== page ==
In free-speech report, OU pretends lawsuit doesn’t exist
January 11, 2022
When Oklahoma legislators approved a 2019 law protecting college students’ free-speech rights, they included a requirement for state colleges to publicly post an annual report that includes “a description of any barriers to or incidents of disruption of free expression occurring on campus.”
Since that law passed, the University of Oklahoma has been sued by former OU women’s volleyball player Kylee McLaughlin, who says volleyball coaches forced athletes to engage in “discussions about white privilege and social justice” in 2020 and retaliated against her when she expressed disagreement with some political claims put forth in those discussions. That lawsuit remains ongoing.
How have OU officials dealt with that lawsuit in their annual free-speech report? By pretending it doesn’t exist.
In the latest “Expressive Speech Annual Report Submitted on behalf of The Board of Regents of the University of Oklahoma,” OU officials declare, “None of the Board’s constituent institutions experienced any barriers or disruptions of free speech during the calendar year ending December 31, 2021.” That language is identical to the report issued on behalf of the regents in 2020.
Sen. Julie Daniels, a Bartlesville Republican who authored the campus free-speech law, said OU’s actions show the need to strengthen the law.
“The reporting language was fairly broad and not very specific,” Daniels said. “And we need to address reports that say there were no substantial barriers.”
She said the law should be revised to ensure reports issued by colleges are “useful and indicative of what’s going on on campus.”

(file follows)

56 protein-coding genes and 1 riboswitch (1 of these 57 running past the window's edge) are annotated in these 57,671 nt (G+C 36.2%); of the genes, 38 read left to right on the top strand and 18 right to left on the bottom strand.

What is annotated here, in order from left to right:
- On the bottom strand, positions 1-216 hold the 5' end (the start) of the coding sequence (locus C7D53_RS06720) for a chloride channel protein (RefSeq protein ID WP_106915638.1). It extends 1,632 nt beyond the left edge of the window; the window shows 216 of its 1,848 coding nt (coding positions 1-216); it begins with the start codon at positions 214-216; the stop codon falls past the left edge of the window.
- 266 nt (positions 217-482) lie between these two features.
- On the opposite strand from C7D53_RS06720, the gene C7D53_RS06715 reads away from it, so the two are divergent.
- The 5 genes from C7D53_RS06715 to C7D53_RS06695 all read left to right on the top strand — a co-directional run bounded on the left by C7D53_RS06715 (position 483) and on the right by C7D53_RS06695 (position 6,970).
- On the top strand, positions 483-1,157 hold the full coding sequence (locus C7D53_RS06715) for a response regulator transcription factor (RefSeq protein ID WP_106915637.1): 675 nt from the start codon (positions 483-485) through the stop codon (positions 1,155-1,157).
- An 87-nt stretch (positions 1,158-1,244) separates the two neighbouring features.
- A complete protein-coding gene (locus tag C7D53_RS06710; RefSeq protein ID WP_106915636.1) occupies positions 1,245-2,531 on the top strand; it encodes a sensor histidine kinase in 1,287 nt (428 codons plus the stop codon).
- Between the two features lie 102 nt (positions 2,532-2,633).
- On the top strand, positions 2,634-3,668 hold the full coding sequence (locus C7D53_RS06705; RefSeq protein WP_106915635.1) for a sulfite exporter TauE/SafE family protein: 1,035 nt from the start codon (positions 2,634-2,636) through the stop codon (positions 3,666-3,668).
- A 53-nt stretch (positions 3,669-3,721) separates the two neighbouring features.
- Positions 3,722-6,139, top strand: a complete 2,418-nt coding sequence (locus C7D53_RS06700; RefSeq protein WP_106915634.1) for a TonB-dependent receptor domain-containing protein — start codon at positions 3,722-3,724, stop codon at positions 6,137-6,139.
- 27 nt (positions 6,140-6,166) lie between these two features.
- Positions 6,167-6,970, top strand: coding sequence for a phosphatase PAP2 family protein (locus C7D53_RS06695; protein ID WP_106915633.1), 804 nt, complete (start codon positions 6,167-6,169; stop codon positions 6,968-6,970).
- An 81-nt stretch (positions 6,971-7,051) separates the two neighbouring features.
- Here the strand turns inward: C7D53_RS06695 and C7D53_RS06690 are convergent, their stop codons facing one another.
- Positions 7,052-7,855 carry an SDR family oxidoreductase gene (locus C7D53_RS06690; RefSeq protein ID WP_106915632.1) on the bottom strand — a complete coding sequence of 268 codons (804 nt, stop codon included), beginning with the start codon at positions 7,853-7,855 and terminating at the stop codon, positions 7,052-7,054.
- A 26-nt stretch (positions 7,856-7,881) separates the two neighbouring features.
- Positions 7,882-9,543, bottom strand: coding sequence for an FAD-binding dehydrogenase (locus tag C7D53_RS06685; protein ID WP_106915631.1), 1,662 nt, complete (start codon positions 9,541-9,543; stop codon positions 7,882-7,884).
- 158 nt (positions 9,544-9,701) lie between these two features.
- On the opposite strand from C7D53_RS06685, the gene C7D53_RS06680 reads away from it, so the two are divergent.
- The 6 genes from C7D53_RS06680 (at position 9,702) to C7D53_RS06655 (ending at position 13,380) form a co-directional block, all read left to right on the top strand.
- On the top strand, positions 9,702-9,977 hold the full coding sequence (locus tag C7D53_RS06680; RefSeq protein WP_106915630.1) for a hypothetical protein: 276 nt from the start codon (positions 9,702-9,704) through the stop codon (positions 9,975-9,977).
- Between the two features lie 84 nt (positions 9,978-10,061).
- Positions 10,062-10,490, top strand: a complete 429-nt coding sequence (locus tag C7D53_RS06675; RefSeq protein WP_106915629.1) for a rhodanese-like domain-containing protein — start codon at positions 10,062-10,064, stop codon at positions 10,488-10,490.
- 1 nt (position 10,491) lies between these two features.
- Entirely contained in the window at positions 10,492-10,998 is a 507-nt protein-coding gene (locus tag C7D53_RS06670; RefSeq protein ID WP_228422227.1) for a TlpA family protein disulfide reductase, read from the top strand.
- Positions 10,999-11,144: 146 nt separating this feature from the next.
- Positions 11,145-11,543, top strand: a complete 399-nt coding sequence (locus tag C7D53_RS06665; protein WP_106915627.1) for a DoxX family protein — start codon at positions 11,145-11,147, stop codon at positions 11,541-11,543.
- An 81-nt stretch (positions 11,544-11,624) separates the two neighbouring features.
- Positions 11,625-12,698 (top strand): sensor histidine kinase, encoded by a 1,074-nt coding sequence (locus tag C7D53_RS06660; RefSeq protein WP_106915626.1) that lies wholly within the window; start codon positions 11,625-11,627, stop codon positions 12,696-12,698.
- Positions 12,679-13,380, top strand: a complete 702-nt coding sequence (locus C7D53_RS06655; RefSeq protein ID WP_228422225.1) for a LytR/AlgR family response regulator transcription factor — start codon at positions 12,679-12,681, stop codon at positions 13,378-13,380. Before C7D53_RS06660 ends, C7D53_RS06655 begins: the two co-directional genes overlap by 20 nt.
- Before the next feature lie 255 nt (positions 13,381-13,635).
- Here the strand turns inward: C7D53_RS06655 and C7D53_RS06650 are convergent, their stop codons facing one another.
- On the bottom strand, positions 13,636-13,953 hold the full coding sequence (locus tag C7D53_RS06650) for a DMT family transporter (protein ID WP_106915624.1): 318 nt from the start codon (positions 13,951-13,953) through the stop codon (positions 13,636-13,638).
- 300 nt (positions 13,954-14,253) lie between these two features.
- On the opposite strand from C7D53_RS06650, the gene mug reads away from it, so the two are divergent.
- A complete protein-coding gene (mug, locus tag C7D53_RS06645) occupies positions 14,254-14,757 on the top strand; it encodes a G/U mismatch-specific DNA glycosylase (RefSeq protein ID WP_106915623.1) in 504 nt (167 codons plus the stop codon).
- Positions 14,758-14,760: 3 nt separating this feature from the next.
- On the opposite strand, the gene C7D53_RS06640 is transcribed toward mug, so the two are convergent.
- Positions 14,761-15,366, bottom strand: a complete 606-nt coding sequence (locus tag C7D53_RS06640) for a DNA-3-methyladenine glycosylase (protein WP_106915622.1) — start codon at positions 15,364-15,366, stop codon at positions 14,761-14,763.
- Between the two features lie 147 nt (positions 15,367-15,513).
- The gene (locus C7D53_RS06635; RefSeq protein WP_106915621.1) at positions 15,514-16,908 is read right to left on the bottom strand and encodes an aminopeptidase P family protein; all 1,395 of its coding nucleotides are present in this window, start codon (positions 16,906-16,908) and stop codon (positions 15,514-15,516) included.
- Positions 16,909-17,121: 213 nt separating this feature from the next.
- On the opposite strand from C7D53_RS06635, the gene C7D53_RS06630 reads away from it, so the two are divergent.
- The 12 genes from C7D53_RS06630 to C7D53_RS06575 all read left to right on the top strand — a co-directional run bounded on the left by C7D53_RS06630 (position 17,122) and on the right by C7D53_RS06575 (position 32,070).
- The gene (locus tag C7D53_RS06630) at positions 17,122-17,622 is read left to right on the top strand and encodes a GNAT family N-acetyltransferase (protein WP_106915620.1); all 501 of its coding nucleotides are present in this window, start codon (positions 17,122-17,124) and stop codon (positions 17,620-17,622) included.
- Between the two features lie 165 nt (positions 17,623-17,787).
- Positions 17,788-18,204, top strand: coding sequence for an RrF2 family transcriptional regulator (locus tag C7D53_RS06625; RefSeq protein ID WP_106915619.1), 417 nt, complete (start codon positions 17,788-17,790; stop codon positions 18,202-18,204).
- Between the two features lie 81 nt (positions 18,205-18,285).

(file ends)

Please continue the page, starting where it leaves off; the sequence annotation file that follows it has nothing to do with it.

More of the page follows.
OU’s free-speech report is drawing scorn from one national watchdog organization.
“We seriously doubt that over the course of twelve months there was not one single instance of a report of one of OU’s 28,000 students or 2,000 faculty members facing barriers to, restrictions on, or investigations concerning their speech,” said Adam B. Steinbaugh, director of the Individual Rights Defense Program at the Foundation for Individual Rights in Education. “It’s not hard for anyone else to find them.”
Steinbaugh noted several high-profile issues that have arisen at OU in recent years, including McLaughlin’s lawsuit and a university policy that allows staff to require students to remove “offensive” or “inappropriate” window displays.
“The University of Oklahoma might disagree with those reports, but declaring that none exist should raise some eyebrows,” Steinbaugh said. “We can all see the man behind the curtain.”
OU officials did not respond to a request for comment on the report.
When the campus-free-speech law was enacted, Daniels said lawmakers were concerned about outside special-interest groups or affiliated student organizations interfering with the free-speech rights of other students on campus. Since then, however, universities have increasingly embraced mandates through their “diversity, equity, and inclusion” (DEI) bureaucracies that often directly target the free-speech rights of students.
“I never anticipated that the harassment that would lead to a violation of a students’ free-speech rights would be carried out by the administration or staff carrying out the directive of the administration, that the DEI policy would direct the staff to harass a student,” Daniels said. “It turns the whole concept of a university education on its head and turns it into a farce.”